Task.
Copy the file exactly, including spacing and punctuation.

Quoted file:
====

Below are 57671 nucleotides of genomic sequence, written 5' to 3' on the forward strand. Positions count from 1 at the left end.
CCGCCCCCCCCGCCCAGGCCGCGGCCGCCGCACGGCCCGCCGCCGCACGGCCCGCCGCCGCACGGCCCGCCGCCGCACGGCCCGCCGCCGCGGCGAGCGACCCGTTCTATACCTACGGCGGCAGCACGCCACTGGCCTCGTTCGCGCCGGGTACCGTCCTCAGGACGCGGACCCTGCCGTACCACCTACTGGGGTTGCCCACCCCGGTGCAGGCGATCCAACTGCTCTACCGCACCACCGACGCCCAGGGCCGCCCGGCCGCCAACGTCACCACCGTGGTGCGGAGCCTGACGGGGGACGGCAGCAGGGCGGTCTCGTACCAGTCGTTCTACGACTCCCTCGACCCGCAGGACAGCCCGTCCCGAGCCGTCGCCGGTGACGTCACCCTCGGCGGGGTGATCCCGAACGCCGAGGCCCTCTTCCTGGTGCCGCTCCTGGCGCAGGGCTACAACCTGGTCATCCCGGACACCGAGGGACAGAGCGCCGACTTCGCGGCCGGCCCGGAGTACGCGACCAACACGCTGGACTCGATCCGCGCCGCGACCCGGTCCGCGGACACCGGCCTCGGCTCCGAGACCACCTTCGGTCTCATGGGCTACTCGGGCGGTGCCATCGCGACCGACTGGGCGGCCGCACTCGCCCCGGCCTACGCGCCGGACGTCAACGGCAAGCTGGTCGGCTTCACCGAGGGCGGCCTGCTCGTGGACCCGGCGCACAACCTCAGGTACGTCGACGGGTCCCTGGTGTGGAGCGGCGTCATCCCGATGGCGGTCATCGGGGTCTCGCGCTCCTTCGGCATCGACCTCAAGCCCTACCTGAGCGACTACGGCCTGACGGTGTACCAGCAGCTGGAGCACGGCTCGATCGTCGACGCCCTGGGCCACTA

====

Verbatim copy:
Below are 57671 nucleotides of genomic sequence, written 5' to 3' on the forward strand. Positions count from 1 at the left end.
CCGCCCCCCCCGCCCAGGCCGCGGCCGCCGCACGGCCCGCCGCCGCACGGCCCGCCGCCGCACGGCCCGCCGCCGCACGGCCCGCCGCCGCGGCGAGCGACCCGTTCTATACCTACGGCGGCAGCACGCCACTGGCCTCGTTCGCGCCGGGTACCGTCCTCAGGACGCGGACCCTGCCGTACCACCTACTGGGGTTGCCCACCCCGGTGCAGGCGATCCAACTGCTCTACCGCACCACCGACGCCCAGGGCCGCCCGGCCGCCAACGTCACCACCGTGGTGCGGAGCCTGACGGGGGACGGCAGCAGGGCGGTCTCGTACCAGTCGTTCTACGACTCCCTCGACCCGCAGGACAGCCCGTCCCGAGCCGTCGCCGGTGACGTCACCCTCGGCGGGGTGATCCCGAACGCCGAGGCCCTCTTCCTGGTGCCGCTCCTGGCGCAGGGCTACAACCTGGTCATCCCGGACACCGAGGGACAGAGCGCCGACTTCGCGGCCGGCCCGGAGTACGCGACCAACACGCTGGACTCGATCCGCGCCGCGACCCGGTCCGCGGACACCGGCCTCGGCTCCGAGACCACCTTCGGTCTCATGGGCTACTCGGGCGGTGCCATCGCGACCGACTGGGCGGCCGCACTCGCCCCGGCCTACGCGCCGGACGTCAACGGCAAGCTGGTCGGCTTCACCGAGGGCGGCCTGCTCGTGGACCCGGCGCACAACCTCAGGTACGTCGACGGGTCCCTGGTGTGGAGCGGCGTCATCCCGATGGCGGTCATCGGGGTCTCGCGCTCCTTCGGCATCGACCTCAAGCCCTACCTGAGCGACTACGGCCTGACGGTGTACCAGCAGCTGGAGCACGGCTCGATCGTCGACGCCCTGGGCCACTA